If you could hear the taste of your fennel sausage, what would it sound like? Do you wonder what the flavor of a cumin-spiced falafel looks like? The silent and invisible experience of flavor certainly doesn’t sound like chewing, and it doesn’t look like food itself. So how do you artistically and musically dramatize taste?
Sixteen striking plumes of color unfurl anemone-like against a black background, each representing a different herb or spice, and each paired with a musical chord. Cumin becomes E flat major, chile is A flat major, and fennel translates to F minor. The colors are printed in touch-sensitive inks, which turn the surface of the poster into a musical instrument when it’s connected to a smartphone app via Bluetooth. When you stroke the poster’s spicy plumes, your phone sings a symphony of flavorful piano chords.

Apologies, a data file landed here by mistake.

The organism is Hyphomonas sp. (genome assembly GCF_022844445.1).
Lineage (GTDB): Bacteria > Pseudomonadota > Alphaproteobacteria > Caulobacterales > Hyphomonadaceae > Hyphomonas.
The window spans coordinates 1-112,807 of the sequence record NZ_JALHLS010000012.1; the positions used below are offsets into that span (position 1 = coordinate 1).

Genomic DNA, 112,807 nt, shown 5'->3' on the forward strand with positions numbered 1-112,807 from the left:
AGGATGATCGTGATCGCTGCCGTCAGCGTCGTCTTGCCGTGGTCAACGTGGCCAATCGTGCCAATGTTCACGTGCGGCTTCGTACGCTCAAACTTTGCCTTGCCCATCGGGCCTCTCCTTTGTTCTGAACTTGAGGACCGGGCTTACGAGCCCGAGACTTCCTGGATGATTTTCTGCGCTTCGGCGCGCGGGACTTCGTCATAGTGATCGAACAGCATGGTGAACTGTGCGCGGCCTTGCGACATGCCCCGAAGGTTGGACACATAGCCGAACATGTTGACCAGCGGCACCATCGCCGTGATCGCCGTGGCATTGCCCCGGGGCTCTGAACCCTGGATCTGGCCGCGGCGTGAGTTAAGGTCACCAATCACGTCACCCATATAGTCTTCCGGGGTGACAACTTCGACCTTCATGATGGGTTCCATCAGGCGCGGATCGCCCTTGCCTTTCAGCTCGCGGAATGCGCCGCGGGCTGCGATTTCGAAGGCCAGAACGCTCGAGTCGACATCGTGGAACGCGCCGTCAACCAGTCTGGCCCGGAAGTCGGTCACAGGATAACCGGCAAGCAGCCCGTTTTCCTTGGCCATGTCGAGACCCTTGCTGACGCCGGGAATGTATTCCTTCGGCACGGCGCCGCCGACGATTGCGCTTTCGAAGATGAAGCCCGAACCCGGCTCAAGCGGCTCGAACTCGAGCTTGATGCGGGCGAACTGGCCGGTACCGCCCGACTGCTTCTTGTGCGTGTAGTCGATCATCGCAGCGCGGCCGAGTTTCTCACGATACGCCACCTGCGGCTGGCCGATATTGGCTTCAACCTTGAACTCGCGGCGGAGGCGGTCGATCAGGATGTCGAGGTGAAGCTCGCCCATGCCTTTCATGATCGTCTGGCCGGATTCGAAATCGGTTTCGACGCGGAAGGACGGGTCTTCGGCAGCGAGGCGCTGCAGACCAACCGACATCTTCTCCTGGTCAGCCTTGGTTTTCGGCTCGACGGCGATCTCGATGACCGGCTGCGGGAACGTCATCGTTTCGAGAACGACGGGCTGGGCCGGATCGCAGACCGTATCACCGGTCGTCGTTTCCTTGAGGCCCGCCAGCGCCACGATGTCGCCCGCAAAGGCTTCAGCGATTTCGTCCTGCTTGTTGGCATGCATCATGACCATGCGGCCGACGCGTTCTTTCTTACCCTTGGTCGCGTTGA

Developed by Novalia and still in prototype, the conductive ink, in its way, turns the ancient analog medium of paper digital. “We’ve kind of hacked paper,” ink technologist Maria Menicou says in the video. “We’re trying to find a way of getting the interactivity back into print, so it works hand in hand with the digital world.”
For the first iteration of their Sound of Taste campaign, Schwartz made this mesmerizing video of exploding spice bags. It’s almost as awesome to watch as food is awesome to eat.